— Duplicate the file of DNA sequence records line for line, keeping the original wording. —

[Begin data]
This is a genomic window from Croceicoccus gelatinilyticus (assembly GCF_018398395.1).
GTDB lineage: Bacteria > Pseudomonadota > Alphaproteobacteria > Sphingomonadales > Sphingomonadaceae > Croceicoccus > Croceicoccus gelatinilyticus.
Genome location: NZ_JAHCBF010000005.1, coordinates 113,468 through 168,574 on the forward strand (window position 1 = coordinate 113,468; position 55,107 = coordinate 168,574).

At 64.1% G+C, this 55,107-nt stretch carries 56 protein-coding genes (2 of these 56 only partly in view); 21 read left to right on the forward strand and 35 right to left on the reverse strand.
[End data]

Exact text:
This is a genomic window from Croceicoccus gelatinilyticus (assembly GCF_018398395.1).
GTDB lineage: Bacteria > Pseudomonadota > Alphaproteobacteria > Sphingomonadales > Sphingomonadaceae > Croceicoccus > Croceicoccus gelatinilyticus.
Genome location: NZ_JAHCBF010000005.1, coordinates 113,468 through 168,574 on the forward strand (window position 1 = coordinate 113,468; position 55,107 = coordinate 168,574).

At 64.1% G+C, this 55,107-nt stretch carries 56 protein-coding genes (2 of these 56 only partly in view); 21 read left to right on the forward strand and 35 right to left on the reverse strand.